After going on up to Fleam Dyke, an enbankment previously used to divide two separate Anglo-Saxon territories, I discovered numberous climbers amidst the hedgerow. The first I noticed was White Bryony Bryonia alba which has bristly stems which are angled as shown in the photograph to the right. This perennial has spirally-coiled tendrils, which are used to grip on things to help the species climb, growing from the side of its leaf stalks. The leaves of White Bryony are palmately lobed (i.e. five lobes like the palm of  hand). Its flowers are pale green, with both male and female parts. The male flowers have 5 sepals as shown in the photograph below, however the female parts of the flower are oval, dark green and have 3 stigmas (the extensions which trap pollen and stimulate them to germinate). This species is typically found on hedgebanks, scrub, the edges of woodland and appreciates calcareous soils.


Traveller's Joy Clematis vitalba
The next climber I spotted was Traveller's Joy Clematis vitalba. As shown in the photograph to the right, the compound leaves are arranged in pairs of opposite leaflets, which are narrow, oval and pointed. The leaves can be toothed, although those in the photograph are not extensively so. The flowers are fragrant and have 4 creme-green sepals (the whorl of floral leaves below the petals), with hairs on their upper and lower sides. The flower supports many long stamens from its centre, and often the petals drop, so that the flower is comprised primarily of these extensions. Although originally introduced to the UK as a garden plant, its seeds soon escaped the gardens and now this species is found frequently on chalk and limestone soils.

Black Bryony Tamus communis
Further along the embankment I found frequent Black Bryony Tamus communis. This perennial climber twines clockwise and lacks the tendrils of White Bryony. Its leaves also differ from White Bryony; the leaves of Black Bryony are cordate (i.e. with a heart shaped base), pointed, and very glossy as shown in the photograph below. The flowers of Black Bryony are yellow-green in colour, bell-shaped and have 6 perianth lobes (perianth being the collective term for sepal and petal segments, when they are indistinguishable in colour and form). The male parts of its flower are on stalks and the female parts are more or less stalkless. Black Bryony produces poisonous red berries, so do not go near it if foraging. It has also been introduced to the UK, and is typically found in open woodlands, scrub, hedgebanks, particularly on calcareous soil.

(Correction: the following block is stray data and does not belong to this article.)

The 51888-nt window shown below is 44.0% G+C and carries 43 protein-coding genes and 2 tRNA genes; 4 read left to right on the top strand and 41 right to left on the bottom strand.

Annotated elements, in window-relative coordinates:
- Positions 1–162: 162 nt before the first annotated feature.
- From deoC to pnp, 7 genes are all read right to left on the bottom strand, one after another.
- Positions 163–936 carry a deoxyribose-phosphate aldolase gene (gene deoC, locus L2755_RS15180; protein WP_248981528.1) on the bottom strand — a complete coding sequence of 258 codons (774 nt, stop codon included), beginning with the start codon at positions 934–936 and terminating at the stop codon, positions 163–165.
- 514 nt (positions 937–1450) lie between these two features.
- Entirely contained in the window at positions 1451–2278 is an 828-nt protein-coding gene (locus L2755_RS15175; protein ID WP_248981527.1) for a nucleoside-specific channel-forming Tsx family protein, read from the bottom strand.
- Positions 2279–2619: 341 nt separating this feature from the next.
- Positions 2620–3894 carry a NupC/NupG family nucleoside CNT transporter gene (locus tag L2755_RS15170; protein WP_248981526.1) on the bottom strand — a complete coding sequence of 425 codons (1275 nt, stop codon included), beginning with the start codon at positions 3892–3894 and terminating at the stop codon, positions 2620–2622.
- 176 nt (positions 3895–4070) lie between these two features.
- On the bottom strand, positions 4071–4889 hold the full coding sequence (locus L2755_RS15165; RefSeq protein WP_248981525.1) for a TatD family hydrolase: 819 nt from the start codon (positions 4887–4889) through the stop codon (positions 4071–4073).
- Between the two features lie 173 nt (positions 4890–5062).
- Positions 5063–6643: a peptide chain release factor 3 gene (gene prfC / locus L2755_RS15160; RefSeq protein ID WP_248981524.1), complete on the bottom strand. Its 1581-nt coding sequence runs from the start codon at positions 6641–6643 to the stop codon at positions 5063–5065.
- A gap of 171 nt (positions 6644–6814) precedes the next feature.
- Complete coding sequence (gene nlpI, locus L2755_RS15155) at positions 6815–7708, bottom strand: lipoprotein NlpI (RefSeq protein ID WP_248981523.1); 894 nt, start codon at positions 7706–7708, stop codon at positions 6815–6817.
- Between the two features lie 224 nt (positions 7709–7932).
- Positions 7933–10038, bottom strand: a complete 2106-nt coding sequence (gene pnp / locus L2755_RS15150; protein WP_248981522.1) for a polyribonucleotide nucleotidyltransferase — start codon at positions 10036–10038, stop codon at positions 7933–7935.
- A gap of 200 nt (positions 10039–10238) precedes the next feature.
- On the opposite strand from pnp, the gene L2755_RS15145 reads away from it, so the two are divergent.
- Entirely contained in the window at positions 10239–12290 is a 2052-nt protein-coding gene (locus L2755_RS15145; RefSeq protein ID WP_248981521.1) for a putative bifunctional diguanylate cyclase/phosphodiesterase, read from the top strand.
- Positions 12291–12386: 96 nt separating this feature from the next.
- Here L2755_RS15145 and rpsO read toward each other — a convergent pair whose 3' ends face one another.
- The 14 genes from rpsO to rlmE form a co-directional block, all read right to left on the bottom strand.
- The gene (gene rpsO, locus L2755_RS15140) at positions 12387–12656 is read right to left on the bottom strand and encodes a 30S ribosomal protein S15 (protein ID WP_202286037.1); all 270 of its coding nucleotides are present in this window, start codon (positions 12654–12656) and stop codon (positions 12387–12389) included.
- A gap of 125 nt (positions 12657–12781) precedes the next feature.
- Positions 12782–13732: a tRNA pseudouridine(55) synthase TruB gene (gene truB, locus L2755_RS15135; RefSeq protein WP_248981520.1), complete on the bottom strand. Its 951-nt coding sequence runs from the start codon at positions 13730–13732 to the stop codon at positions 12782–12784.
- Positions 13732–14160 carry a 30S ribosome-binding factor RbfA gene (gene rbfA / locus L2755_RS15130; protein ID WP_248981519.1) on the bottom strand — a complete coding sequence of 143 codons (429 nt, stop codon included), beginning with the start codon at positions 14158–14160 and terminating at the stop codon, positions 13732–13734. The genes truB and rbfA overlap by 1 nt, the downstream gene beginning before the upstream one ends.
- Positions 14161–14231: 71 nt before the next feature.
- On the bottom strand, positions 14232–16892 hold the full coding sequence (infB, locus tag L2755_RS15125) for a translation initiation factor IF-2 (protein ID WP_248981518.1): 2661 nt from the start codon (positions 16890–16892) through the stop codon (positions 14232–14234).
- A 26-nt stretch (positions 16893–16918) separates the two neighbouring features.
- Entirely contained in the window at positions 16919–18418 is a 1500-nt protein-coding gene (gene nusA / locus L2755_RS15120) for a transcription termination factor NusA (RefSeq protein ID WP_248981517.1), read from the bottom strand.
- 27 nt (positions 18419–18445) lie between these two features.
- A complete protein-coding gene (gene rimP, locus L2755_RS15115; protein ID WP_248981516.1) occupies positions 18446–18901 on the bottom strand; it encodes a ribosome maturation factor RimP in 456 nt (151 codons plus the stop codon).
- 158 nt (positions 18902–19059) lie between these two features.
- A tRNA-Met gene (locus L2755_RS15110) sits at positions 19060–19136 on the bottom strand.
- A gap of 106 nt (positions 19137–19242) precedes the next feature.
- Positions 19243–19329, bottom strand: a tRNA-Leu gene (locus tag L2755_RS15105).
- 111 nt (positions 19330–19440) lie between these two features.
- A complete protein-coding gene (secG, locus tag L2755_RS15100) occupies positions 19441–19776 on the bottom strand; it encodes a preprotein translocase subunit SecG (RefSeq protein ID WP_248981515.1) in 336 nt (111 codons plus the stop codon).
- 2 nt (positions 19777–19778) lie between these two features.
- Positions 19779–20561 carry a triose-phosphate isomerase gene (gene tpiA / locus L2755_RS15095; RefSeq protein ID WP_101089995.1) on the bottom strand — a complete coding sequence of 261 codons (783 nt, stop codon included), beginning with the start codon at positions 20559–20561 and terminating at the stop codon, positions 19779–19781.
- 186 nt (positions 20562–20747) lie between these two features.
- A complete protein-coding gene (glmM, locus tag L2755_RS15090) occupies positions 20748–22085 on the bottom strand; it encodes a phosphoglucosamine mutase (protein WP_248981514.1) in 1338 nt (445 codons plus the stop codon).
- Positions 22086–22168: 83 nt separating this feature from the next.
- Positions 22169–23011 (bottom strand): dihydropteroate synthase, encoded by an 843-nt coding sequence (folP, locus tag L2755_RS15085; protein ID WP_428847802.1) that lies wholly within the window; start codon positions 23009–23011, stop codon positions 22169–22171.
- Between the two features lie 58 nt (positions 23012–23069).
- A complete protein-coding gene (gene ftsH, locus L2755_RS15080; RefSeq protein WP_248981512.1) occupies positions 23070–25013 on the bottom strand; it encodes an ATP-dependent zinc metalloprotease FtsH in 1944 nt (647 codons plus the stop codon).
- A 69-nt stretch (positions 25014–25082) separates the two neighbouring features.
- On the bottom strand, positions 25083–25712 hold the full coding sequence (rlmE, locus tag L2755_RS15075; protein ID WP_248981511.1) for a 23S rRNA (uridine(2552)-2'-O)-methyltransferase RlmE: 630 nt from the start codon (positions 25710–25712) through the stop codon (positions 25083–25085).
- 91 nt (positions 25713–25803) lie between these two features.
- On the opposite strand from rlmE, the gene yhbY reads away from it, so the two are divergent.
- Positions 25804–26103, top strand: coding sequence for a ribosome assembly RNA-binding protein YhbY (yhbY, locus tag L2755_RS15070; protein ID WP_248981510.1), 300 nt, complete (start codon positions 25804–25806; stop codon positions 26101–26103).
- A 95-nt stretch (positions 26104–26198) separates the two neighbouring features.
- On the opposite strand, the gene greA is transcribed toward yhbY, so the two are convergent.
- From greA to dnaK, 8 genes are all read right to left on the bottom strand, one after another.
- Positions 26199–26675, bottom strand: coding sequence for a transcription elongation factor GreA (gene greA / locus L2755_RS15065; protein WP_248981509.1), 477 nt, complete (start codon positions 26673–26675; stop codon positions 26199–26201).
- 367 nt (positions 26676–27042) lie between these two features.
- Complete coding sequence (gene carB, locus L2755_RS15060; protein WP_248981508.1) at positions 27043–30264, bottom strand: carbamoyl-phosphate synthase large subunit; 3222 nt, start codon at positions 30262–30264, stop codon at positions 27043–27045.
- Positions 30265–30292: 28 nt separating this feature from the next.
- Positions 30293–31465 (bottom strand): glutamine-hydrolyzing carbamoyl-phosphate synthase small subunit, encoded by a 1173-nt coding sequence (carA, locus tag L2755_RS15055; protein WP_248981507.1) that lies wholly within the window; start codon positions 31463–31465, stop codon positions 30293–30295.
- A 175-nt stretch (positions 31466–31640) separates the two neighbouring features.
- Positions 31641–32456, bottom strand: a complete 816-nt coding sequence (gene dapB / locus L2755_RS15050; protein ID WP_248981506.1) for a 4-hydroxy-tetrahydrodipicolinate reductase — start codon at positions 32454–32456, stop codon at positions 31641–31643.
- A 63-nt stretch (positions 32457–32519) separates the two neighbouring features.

Then finally, after arriving at the Marshy part of the grassland, there were several Orchids. At this stage in late June, most of them, such as the Southern Marsh Orchid Dactylorhiza praetermissa and Early-purple Orchid Orchis mascula had gone over, and their flowers had wilted. However, some Bee Orchids Ophrys apifera, were still in vibrant flower. This species produces large several conspicuous flowers per plant, positioned up the stem. The sepals of its flowers are rosy pink to whiteish and slightly pointed, as shown in the photograph below. The lip of its flowers is reminiscent of a bee, being furry and rich-brown in colour, giving this species its common name. A pale-yellow U or W-shaped area is superimposed onto the rich-brown lip. The Bee Orchid grows to 10-40cm in height, with grey-green leaves which are elliptical-oblong in shape. Bee orchids tend to grow on calcareous grasslands, dunes, disturbed ground and quarries, and are an attractive botanical addition to all habitats in which it is present.
Bee Orchid Ophrys apifera
This was a species-rich grassland, and the careful management by the Cambridge Wildlife Trust made sure that it lacked improvements through fertilisers, pesticides and the excrement of grazing livestock which would alter the soil and act to reduce botanical diversity. The protection of some areas from such 'improvement' is vital in conserving some species, which only grow in unimproved grassland.